Linked by Allen Boyles on Mon 7th Nov 2011 09:46 UTC
Graphics, User Interfaces In the commercial software world, user interfaces are generally designed by one group. Like Microsoft for Windows or Apple for Mac OS. Those desktop environments were designed by one company who did things like user testing and statistical analysis to try and make the desktop they thought would work best. Linux is different. Large groups definitely DO perform user testing and statistical analysis, but one group can also say "Here's what we want" and, if they have the ability to code it, their idea comes into being. It's pretty amazing, when you think about it. Linux lets people create what they want. If you don't like what's out there, fork it! Or start from scratch! You're in control!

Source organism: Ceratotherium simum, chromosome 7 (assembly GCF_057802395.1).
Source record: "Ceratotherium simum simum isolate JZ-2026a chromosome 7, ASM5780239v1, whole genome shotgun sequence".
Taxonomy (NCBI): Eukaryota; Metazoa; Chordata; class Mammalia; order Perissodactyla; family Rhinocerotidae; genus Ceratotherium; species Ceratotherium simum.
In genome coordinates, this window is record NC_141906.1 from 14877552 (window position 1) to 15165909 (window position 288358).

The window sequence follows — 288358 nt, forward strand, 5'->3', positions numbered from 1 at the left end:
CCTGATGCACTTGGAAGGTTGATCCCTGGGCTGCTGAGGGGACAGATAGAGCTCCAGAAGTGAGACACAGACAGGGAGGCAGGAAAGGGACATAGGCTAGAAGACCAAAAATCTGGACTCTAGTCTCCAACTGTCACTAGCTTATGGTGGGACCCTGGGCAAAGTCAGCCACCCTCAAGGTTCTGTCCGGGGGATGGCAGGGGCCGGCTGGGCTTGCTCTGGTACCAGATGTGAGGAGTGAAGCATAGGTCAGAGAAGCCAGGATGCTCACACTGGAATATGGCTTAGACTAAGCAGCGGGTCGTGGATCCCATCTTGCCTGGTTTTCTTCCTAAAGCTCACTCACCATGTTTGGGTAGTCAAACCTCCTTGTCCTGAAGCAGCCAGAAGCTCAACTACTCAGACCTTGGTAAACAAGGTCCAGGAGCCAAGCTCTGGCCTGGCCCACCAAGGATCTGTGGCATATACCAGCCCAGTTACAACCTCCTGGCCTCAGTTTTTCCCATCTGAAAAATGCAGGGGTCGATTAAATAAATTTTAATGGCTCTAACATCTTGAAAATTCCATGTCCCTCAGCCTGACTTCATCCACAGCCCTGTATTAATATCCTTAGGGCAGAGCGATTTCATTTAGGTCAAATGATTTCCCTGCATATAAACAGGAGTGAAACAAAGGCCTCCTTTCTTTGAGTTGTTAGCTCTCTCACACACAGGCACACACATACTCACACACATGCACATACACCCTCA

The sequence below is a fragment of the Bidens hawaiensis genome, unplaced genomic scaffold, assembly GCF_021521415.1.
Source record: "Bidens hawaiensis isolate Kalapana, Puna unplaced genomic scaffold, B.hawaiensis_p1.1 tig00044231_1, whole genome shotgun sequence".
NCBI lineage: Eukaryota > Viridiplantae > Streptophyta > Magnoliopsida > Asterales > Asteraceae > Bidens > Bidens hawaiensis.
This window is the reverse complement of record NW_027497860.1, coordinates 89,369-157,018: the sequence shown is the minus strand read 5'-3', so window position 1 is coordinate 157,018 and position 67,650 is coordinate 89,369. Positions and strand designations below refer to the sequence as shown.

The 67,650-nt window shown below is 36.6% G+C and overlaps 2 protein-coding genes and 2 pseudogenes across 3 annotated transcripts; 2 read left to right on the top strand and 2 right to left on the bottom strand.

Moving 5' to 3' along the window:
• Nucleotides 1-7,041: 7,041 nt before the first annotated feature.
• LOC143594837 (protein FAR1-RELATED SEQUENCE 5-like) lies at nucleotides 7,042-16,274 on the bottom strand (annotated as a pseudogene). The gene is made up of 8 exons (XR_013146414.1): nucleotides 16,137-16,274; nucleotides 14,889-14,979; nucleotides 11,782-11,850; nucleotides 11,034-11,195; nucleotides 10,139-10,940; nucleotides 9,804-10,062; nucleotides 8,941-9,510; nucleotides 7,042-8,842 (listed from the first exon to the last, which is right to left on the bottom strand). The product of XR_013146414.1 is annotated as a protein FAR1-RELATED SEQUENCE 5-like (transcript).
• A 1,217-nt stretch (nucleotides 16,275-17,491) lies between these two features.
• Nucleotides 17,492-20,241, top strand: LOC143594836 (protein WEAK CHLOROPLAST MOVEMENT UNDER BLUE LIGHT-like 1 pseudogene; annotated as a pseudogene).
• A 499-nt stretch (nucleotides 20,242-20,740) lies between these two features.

Permalink for comment 496300
To read all comments associated with this story, please click here.
Comment by inewham
by inewham on Mon 7th Nov 2011 13:23 UTC
Member since:

There seems to be lots of discussions about simple desktops suited to new users vs configurable desktops. Personally I think its a bit of a red herring, Gnome and KDE are both usable by newcomers. My wife and kids picked up KDE, often cited as a desktop too complicated due to its configurability, without any help. In fact they enjoy the ability to change the way things behaved not just the way they looked.

For myself I've been using Linux/BSD since there was only twm; I usually use KDE and find the constraints of Windows or OSX with their one way of doing things restrictive and frustrating.

Edited 2011-11-07 13:24 UTC

Reply Score: 2